"I couldn't leave our impasse because he was afraid that I would be kidnapped", remembered Stefanie, who now has two children of her own. "He didn't let me wear makeup or nail polish and I couldn't shave my legs because he told me I wasn't old enough. If I said something" sucked "he would chastise me and tell me it wasn't ladylike When we went to the movies together and I had to go to the bathroom, he would find the cutest old lady he could and would ask her to make sure I was okay. "

“He had seen another world, which luckily most people never see, and (it affected him). However, I was not completely blind to the world he lived in. I knew he always had women around, but when I came to town for three months in the summer I never saw one. Not a woman. Picture this and change your life so much for your daughter. It was for love. "

It is often said that Stu Ungar died alone in a hotel room without a penny in his pocket, leaving nothing to his family. The reality of this is much further from the truth. He left many happy memories for his daughter, teaching her to be faithful, to be respectful and to act with class. He showed how to love and how to act in a world that chews you up and spits you out. It is the same love that Stefanie passes on to her children when she tells them about the man who was their father and how proud he would be of them. ♠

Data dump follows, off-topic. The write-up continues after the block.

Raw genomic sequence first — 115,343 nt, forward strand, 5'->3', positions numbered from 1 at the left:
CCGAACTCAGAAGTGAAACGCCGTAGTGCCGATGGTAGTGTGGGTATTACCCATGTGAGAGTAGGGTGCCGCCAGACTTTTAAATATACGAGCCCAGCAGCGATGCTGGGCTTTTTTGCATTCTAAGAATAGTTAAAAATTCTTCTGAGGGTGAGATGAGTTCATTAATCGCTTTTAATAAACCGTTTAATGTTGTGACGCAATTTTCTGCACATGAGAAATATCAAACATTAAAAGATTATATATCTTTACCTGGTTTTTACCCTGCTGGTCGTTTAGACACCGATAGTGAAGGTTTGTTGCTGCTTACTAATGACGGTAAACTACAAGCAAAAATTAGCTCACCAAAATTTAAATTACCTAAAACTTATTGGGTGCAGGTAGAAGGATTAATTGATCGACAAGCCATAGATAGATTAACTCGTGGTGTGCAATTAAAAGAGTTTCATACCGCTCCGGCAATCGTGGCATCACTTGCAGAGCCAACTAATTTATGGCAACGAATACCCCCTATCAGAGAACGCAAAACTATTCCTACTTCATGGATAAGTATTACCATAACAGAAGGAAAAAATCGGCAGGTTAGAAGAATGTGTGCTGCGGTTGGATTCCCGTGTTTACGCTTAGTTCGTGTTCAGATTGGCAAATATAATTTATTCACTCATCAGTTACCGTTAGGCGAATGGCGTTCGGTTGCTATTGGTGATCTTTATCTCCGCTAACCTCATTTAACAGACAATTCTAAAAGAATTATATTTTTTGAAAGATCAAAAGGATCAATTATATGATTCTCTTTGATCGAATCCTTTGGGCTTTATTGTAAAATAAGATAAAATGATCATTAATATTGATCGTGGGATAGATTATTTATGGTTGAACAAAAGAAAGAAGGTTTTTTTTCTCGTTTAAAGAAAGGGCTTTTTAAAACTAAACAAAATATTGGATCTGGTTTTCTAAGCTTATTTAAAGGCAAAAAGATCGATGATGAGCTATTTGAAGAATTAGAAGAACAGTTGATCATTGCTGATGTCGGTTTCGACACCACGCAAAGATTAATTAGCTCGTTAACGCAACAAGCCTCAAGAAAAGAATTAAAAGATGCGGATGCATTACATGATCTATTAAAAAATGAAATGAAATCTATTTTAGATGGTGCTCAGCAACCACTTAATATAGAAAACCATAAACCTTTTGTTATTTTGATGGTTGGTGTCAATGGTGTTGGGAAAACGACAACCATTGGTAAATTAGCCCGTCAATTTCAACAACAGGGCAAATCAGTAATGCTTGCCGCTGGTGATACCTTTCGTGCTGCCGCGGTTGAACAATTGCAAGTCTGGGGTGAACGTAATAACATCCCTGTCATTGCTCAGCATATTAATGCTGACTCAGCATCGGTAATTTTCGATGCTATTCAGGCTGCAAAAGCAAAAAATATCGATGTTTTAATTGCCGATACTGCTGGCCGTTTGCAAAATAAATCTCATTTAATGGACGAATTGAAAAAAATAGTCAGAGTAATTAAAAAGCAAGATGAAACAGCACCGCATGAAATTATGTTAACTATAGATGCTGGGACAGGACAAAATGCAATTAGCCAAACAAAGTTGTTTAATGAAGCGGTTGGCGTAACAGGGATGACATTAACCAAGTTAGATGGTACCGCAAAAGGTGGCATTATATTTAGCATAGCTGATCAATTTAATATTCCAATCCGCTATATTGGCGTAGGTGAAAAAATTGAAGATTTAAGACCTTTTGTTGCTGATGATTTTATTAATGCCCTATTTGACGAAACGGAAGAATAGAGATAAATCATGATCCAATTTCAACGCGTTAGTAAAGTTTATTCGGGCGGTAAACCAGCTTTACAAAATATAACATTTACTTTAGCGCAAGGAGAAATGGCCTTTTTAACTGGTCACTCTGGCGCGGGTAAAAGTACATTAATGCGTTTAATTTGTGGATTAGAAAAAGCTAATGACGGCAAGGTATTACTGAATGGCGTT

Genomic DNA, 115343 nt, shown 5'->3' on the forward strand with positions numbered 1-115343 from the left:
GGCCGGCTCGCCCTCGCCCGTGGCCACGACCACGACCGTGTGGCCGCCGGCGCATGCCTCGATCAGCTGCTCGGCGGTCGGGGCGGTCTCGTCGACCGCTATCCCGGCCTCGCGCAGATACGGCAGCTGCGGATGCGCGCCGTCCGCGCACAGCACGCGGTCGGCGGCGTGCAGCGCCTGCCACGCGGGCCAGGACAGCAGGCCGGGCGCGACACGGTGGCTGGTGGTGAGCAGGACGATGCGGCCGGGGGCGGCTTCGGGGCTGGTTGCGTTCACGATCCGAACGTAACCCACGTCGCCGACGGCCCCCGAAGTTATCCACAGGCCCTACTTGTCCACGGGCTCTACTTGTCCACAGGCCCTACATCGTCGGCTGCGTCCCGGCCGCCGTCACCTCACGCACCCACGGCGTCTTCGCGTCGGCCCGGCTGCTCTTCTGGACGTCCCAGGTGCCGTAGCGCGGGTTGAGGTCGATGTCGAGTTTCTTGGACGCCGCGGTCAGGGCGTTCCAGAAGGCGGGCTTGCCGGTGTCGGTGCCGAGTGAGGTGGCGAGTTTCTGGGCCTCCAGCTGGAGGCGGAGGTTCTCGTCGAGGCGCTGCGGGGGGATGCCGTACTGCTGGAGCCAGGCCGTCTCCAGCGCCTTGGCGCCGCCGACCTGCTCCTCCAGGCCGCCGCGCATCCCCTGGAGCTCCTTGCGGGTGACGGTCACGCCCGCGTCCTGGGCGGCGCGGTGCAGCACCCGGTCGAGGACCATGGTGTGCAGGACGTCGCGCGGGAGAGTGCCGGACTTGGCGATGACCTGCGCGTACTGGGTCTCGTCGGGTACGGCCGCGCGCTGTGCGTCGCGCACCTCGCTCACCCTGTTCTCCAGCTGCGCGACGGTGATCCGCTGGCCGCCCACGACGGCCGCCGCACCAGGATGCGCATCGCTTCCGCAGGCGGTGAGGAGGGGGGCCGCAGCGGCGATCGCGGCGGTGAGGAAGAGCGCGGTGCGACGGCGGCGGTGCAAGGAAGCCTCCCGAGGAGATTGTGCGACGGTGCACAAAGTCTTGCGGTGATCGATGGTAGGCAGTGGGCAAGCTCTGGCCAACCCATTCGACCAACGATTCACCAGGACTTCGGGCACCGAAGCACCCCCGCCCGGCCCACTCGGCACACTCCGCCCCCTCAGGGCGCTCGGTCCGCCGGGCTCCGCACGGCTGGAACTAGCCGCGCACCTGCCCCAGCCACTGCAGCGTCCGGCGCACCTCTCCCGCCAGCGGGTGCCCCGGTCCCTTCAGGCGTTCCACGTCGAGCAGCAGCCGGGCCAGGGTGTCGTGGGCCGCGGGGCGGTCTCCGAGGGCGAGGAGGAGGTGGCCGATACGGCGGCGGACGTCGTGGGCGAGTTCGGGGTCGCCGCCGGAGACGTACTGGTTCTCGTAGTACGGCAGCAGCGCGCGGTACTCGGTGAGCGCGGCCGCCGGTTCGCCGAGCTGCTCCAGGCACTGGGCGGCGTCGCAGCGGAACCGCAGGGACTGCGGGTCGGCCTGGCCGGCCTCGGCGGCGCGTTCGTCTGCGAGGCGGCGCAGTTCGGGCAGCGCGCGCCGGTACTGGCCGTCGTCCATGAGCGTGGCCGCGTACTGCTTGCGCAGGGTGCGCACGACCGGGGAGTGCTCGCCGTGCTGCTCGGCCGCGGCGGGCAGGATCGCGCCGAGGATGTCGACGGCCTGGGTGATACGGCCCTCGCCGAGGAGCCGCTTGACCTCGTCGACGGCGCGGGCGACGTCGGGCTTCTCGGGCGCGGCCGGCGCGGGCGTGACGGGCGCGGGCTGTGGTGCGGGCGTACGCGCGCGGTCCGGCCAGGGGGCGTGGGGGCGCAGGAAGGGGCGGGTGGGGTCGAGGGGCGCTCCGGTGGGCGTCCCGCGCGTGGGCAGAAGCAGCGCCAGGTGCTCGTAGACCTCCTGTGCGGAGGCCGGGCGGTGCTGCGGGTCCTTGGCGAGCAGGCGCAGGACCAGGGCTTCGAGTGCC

Nathan Gamble is from Texas, where he learned to play Hold & # 39; em from his father. He is a two-time winner of the World Series of Poker bracelet after winning in 2017 WSOP $ 1,500 Pot-Limit Omaha Eight-or-Better Event and 2020 WSOP Online $ 600 PLO Eight-or-better event. He's an integral part of the mix game community and often plays $ 80- $ 160 mix games at Wynn. Gamble is active on Twitter under the user name "Surfbum4life". He is also the main commentator for the Galfond Challenge, which he airs along with mixed game content on his Twitch channel. You can listen to his poker origins story on Card Player's Poker Stories Podcast.